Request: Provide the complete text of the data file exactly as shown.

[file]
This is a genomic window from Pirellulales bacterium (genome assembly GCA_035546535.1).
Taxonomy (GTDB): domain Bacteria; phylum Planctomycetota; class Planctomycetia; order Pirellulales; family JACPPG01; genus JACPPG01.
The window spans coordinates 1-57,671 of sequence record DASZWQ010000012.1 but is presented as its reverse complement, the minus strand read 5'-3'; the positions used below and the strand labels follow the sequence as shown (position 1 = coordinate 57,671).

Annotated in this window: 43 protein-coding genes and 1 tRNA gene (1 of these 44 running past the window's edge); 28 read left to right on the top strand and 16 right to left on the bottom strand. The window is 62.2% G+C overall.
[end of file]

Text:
This is a genomic window from Pirellulales bacterium (genome assembly GCA_035546535.1).
Taxonomy (GTDB): domain Bacteria; phylum Planctomycetota; class Planctomycetia; order Pirellulales; family JACPPG01; genus JACPPG01.
The window spans coordinates 1-57,671 of sequence record DASZWQ010000012.1 but is presented as its reverse complement, the minus strand read 5'-3'; the positions used below and the strand labels follow the sequence as shown (position 1 = coordinate 57,671).

Annotated in this window: 43 protein-coding genes and 1 tRNA gene (1 of these 44 running past the window's edge); 28 read left to right on the top strand and 16 right to left on the bottom strand. The window is 62.2% G+C overall.